Friday, August 27, 2010

A Three Step Formula For Overcoming Objections And Closing Sales

This article describes a simple three step process used by professional sales people for handling customer objections. Following this process will help you close more business.

By Richard Stone

Even the most experienced sales professionals have to face objections as part and parcel of their sales job. Whilst I wouldn’t be so bold as to say that you can overcome them all, the formula that follows, which forms the foundation of consultative selling techniques as taught on our sales training courses, will give you a much higher chance of handling such objections well. And if you handle objections well you will be able to close mutually beneficial business for both sides and this in turn will lead to greater job satisfaction for you.

Some clients raise clear unambiguous objections during your sales presentation, such as “I want delivery on Monday not Tuesday”. These objections are easy for the sales person to handle and rarely cause issues on sales training courses. However, very often, the objection is articulated less clearly by the customer using a phrase such as, “I don’t think it’s right for us”, or, “the men on the shop floor wouldn’t wear it”. Whilst they are themselves valid as objections, they are far too vague for a sales person to handle immediately. This is where the three stage formula for handling objections can be particularly useful.

The first step in the three stage formula is to refine the customer’s objection. This is to make it meaningful, specific, or quantifiable so you can deal with it. You can do this by asking a question such as “Do you mind if I ask why you say that?” By using this type of question we make the client re-phrase their objection and disclose its real underlying meaning. If you can do this you are well on your way to handling the objection.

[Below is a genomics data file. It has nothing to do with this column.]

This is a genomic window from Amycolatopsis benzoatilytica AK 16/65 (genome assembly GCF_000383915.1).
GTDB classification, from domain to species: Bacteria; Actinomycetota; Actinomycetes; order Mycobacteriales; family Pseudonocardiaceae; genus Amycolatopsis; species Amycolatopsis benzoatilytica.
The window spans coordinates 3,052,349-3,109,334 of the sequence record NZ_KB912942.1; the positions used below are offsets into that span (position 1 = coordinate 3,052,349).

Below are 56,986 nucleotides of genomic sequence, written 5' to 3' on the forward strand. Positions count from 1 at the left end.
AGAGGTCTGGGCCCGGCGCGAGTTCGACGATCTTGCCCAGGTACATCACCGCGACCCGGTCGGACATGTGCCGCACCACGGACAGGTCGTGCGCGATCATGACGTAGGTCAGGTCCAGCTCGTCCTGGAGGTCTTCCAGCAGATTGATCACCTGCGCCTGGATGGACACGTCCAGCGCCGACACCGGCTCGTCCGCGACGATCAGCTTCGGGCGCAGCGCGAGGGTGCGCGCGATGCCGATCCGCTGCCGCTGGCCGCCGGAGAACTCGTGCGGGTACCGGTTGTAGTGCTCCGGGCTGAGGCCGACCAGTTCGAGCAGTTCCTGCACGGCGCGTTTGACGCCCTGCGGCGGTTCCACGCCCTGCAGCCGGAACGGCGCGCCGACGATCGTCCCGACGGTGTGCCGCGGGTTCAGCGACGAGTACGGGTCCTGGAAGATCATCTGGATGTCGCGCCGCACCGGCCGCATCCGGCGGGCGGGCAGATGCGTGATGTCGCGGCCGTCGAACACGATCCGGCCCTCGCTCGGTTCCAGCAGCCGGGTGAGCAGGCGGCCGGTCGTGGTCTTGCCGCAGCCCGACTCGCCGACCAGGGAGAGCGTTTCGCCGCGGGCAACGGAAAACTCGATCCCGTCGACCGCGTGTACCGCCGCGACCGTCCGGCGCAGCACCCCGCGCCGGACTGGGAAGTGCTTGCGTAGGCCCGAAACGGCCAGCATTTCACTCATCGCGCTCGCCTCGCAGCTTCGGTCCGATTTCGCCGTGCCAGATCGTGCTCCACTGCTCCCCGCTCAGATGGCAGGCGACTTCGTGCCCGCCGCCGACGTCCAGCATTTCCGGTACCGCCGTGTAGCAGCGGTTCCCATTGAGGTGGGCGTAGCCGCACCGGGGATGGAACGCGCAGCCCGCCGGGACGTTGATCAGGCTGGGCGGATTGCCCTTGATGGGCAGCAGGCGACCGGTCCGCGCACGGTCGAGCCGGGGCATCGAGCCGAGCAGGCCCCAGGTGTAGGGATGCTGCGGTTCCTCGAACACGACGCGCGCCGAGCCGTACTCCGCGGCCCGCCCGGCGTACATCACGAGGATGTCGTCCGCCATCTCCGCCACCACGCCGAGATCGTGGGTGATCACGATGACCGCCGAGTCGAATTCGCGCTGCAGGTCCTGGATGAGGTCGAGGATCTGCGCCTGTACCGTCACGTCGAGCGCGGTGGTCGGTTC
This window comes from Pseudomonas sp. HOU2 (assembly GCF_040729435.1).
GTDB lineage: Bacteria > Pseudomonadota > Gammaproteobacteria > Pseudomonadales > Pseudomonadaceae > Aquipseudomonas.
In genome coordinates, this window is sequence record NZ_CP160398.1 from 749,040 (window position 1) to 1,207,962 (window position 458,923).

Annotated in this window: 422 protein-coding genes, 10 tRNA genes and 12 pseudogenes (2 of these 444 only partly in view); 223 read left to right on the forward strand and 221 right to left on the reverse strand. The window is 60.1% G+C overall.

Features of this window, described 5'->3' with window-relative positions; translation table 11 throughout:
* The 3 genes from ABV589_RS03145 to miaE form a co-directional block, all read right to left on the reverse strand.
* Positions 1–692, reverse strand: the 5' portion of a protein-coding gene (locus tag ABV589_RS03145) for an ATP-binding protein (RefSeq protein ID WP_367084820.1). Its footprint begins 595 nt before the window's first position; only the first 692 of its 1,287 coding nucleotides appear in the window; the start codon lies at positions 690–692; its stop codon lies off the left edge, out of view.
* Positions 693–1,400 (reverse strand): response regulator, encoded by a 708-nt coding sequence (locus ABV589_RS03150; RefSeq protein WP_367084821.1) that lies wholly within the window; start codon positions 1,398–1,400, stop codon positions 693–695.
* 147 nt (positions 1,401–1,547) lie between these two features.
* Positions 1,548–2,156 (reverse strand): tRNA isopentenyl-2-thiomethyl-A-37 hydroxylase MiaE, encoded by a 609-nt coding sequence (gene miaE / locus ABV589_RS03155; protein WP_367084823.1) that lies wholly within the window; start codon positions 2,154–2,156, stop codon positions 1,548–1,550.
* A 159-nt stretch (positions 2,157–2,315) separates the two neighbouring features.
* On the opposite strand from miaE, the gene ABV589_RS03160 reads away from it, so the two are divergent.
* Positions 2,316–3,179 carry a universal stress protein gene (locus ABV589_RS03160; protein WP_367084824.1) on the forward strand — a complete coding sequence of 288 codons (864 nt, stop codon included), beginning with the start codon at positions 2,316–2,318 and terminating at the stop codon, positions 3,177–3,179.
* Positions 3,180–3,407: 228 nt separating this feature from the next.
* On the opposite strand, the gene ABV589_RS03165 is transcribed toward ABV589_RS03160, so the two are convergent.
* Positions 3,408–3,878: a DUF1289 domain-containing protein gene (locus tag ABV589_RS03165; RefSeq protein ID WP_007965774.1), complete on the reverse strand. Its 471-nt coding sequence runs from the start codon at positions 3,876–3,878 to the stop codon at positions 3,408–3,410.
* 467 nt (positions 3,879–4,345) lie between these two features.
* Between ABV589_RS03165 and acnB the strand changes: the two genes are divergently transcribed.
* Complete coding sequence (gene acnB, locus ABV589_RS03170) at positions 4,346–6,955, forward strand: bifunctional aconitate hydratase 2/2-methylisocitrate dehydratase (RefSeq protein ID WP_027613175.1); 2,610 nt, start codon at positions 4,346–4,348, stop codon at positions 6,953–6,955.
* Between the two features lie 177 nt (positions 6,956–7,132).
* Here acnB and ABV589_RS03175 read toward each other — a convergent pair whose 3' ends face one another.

Having refined the objection we now want to be sure that this is the only reason why our prospect is reluctant to proceed with the purchase. It would be a complete waste of your and the client’s time if you solved the objection and were then greeted by a load more. So the second step in the three stage formula is to isolate the objection. This can be acomplished by asking the client another question along the lines of “if we overcome that can we go ahead”?” The answer given by the customer will quickly indicate to us if there are any more skeletons in the cupboard that we need to deal with. If there are no others, then the end point is in view.

Now that we know the reason for the objection and we have established that it’s the one thing preventing the sale from taking place, we must move into the final stage of the three stage formula. In this stage we now need to take a pro-active stance with the customer, using justification. This means repositioning the customer’s argument. Instead of focusing on the reason not to buy, our presentation to the customer should now help them focus on, and consider, the extra benefit they will get which arises from their area of concern. So, for example, if the objection is “Too dear”, they really want to know what extra gain will come their way by proceeding with our more expensive offer and we should explain this. If, on the other hand, they state that “Its too large”, they are enquiring as to why it is constructed in that way and what they will get for their money. Again we need to address these concerns.

So, in summary, the three step process for managing objections well means refining the objection, ensuring it is the only bjection the client has and then overcoming the objection using pro-active justification. By adhering to this three-step process, as demonstrated on our sales training courses, you will be well down the path to developing the skills needed to become a professional salesperson.

Richard Stone, Director of Spearhead Training specialising in management and sales training courses to improve business performance. Richard also provides consultancy advice for many leading companies. View further information at =>

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